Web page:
The Juiced Up News Release

This week one of my clients issued a news release on one of the big paid wire services. The Google News Alert showed immediate and impressive results: Dow Jones Marketwatch, Yahoo Finance, and dozens of others including, for whatever reason, Earth Times.

Yet, when searching for the story on the Marketwatch site, nothing popped. Huh? Where’s the “pick-up?”

No biggie. Most agencies will include the link to the “hit” in their client wrap-up reports. But it’s a fallacy. The presence of my client’s unedited release on Yahoo Finance is a result of feed agreements that the paid wires have with the portal and dozens of others. This includes countless local broadcast TV stations’ companion websites.

So when PR Newswire called me several weeks ago to talk about a new study that “demonstrated” its greater prowess for generating media “pick-up,” my first question was whether that pick-up included the negotiated usage agreements it (and the other paid wires) have made with scores of sites to “use” their nationally disseminated releases. PRN prexy Dave Armon assured me it didn’t.

“Our entire team is gratified that an impartial review of our industry has verified that there is a significant difference in newswire services,” said Dave Armon, president of PR Newswire.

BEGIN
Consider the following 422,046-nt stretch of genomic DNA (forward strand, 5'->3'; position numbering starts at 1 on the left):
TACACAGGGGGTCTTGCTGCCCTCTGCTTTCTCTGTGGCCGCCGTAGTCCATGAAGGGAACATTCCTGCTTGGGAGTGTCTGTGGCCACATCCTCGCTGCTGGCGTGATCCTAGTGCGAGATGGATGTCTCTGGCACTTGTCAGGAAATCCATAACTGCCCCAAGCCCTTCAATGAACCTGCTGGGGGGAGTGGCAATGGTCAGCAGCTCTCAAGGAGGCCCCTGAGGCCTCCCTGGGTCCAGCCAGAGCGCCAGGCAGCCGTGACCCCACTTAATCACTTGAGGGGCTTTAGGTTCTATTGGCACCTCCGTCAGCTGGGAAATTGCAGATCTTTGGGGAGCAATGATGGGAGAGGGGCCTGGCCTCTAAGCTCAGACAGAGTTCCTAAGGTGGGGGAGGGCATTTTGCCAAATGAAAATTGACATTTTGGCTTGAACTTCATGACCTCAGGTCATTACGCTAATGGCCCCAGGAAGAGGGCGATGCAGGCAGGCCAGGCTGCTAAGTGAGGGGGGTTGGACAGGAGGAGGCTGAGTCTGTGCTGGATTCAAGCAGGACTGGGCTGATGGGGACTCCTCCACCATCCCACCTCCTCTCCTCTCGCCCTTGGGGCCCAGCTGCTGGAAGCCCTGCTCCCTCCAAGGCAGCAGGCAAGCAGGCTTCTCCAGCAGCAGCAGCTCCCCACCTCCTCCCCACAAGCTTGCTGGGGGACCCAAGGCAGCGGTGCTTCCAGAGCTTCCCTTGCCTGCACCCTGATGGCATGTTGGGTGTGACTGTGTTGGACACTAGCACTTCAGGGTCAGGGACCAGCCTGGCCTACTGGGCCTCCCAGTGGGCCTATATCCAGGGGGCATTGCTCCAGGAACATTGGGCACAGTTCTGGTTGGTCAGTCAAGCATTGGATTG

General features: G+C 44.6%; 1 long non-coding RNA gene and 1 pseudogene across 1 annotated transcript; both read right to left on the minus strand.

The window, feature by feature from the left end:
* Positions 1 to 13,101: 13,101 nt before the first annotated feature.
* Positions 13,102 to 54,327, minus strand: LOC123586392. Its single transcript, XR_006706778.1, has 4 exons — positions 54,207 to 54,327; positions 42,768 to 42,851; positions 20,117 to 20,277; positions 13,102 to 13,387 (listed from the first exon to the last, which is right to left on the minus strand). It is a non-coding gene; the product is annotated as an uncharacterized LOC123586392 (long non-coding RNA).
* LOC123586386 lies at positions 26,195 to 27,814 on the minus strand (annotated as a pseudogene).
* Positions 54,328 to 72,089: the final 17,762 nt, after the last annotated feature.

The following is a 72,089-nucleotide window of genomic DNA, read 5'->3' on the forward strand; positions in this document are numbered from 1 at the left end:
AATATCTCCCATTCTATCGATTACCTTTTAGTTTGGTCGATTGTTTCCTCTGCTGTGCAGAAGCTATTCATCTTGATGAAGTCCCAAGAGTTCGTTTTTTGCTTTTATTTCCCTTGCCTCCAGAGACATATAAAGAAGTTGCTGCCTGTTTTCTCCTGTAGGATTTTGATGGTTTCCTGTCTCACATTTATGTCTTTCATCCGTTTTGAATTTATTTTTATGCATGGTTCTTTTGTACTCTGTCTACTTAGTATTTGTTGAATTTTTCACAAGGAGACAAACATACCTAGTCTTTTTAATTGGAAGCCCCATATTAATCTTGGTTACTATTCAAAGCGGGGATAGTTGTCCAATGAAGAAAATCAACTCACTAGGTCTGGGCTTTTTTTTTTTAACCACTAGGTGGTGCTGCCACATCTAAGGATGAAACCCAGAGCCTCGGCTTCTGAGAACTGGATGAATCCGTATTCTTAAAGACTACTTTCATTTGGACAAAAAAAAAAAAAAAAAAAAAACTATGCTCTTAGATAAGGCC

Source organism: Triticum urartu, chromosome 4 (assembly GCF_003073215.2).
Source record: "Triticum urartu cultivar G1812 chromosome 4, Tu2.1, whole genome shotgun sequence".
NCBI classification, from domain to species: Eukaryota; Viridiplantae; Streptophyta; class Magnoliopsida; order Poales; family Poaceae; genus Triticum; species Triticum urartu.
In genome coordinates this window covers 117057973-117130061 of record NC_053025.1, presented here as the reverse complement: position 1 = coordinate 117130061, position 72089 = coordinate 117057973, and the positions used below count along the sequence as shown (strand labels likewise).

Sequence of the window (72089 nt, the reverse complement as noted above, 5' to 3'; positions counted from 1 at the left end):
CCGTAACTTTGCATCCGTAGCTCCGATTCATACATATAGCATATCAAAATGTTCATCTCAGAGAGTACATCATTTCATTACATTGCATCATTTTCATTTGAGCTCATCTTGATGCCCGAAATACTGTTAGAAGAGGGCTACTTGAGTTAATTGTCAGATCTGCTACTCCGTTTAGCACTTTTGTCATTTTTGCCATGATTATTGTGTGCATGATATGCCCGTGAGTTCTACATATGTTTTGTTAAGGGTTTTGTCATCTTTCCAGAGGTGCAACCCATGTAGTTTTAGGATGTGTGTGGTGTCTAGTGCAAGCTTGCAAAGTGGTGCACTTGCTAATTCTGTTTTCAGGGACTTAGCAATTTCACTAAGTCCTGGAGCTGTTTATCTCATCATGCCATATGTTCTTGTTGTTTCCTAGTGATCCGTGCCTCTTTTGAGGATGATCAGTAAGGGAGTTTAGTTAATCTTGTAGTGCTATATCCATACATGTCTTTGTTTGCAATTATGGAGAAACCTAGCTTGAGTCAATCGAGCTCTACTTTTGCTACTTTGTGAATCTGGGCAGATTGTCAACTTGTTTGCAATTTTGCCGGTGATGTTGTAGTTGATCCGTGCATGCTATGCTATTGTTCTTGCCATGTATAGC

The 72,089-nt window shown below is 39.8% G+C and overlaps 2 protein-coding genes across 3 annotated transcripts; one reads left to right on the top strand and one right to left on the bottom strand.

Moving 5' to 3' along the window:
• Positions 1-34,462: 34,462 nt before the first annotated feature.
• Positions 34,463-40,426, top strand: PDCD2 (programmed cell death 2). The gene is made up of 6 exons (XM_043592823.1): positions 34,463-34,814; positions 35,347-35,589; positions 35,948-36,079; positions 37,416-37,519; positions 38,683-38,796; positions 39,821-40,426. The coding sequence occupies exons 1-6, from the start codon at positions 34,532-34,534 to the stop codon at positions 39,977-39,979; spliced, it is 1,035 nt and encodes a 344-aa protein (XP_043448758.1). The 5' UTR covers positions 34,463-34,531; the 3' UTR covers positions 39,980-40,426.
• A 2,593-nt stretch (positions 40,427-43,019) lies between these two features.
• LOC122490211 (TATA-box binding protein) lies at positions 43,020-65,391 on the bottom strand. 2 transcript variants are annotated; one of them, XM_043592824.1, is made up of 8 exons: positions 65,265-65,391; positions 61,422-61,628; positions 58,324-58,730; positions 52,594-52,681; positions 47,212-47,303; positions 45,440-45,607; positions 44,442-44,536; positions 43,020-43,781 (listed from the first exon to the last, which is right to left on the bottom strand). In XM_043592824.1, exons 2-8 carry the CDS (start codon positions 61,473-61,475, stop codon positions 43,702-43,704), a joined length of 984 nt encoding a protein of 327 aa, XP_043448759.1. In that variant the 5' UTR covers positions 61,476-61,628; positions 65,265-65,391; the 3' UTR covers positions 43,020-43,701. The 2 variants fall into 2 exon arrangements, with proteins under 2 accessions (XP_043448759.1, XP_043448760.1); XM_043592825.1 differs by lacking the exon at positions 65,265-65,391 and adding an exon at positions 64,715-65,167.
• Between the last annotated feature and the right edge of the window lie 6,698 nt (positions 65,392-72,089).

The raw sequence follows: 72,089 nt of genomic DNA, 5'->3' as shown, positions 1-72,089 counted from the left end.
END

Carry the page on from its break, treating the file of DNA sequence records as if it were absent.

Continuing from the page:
Of course, the subject of news release efficacy has weighed heavy on PR pros’ palates for some time now. We probably could thank Todd Defren of Shift who first recognized that the news release must adapt for it to be effective in an age when digitally driven, direct-to-consumer communications has taken hold. The social media news release (SMNR) was thus born as a means to enhance a client’s digital footprint (and Google juice).

Nowadays, we have limited expectations of the news release serving as the catalyst for producing real news coverage, unless of course the news reports actual news.

Earlier this year, Defren compared the SMNR offerings of several of the major paid wires, which admittedly have evolved since his post. Also around that time, the inimitable and ubiquitous Brian Solis added his take. More recently, Daniel Durazo published his assessment of the free press release distribution services in his “Guide to Cheapskate PR.”

When going the free route, don’t expect the wide negotiated “pick-up” one gets with the premium services. But then again, try finding those stories when searching the sites on which they allegedly popped.